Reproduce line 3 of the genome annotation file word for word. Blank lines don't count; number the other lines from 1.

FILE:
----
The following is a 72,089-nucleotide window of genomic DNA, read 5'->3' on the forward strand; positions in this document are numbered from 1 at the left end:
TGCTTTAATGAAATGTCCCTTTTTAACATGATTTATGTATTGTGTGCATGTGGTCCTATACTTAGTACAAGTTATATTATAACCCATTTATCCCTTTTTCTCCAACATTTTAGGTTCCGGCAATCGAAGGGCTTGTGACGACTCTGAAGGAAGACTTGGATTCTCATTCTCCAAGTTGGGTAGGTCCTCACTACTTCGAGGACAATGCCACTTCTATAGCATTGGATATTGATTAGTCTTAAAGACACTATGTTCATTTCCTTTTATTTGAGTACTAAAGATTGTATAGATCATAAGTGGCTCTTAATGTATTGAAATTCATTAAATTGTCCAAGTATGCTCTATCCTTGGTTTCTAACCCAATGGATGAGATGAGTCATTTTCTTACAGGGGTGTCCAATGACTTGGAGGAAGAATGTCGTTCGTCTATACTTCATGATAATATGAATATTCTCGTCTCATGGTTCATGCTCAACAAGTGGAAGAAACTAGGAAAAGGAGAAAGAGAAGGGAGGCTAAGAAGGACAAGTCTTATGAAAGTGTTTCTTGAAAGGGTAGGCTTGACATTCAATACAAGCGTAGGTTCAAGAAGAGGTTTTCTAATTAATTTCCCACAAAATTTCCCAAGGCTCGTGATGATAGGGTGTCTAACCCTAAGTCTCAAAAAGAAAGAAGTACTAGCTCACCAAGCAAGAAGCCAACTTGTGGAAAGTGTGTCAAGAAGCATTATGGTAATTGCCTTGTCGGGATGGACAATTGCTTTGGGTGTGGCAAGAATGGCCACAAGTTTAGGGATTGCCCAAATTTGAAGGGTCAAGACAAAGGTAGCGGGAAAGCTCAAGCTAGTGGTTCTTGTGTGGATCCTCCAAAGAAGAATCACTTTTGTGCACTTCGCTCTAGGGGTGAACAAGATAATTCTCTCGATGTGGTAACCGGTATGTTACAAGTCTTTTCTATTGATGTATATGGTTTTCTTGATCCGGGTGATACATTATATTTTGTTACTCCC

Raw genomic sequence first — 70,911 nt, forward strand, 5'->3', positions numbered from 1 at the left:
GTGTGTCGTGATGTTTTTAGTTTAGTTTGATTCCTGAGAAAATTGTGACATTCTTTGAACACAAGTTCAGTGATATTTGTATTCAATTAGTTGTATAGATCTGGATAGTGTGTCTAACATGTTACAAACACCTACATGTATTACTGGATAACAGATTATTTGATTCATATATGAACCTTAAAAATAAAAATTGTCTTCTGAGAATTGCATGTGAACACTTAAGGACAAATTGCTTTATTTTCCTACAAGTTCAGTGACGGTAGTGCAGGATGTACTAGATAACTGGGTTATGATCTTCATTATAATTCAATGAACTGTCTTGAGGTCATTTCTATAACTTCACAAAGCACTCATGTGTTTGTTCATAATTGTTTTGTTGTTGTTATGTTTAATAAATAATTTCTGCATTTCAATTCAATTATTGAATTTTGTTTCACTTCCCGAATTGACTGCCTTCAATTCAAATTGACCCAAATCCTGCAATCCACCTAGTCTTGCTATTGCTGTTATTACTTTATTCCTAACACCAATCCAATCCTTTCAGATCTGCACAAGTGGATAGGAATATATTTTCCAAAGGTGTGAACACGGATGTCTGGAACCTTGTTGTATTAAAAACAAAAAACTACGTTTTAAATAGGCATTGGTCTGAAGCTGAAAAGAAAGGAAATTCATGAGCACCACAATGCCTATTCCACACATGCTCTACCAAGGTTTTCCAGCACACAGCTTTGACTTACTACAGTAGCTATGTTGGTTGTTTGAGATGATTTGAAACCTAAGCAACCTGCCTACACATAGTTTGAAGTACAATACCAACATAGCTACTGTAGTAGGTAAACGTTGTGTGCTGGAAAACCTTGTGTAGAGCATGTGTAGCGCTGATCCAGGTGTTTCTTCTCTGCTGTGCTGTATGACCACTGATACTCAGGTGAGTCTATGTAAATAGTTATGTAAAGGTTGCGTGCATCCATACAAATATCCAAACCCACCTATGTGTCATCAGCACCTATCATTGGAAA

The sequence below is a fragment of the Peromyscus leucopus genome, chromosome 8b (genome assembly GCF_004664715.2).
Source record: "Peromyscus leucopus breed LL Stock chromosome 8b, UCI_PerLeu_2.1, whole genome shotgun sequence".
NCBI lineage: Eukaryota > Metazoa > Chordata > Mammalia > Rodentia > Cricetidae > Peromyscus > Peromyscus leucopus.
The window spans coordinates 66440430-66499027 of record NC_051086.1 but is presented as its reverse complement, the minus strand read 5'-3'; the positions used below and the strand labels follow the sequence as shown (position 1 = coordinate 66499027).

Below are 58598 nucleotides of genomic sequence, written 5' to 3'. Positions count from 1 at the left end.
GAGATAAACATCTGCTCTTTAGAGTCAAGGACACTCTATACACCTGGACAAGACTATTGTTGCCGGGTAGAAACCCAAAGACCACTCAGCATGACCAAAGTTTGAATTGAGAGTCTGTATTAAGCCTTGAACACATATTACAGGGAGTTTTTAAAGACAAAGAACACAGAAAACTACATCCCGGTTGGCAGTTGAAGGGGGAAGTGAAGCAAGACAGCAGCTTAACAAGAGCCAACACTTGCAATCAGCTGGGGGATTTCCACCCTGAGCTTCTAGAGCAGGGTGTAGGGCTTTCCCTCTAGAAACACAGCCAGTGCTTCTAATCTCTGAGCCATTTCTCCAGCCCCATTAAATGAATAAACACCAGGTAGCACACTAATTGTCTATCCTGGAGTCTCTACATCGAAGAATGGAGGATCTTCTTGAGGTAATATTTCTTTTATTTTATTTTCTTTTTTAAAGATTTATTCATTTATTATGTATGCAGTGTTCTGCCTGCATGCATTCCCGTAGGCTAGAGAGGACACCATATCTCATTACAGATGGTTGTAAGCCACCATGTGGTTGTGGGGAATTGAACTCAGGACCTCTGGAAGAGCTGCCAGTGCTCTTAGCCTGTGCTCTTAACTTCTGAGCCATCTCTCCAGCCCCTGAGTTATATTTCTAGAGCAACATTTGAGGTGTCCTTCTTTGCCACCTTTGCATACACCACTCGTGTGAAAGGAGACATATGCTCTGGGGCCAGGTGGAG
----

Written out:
Raw genomic sequence first — 70,911 nt, forward strand, 5'->3', positions numbered from 1 at the left: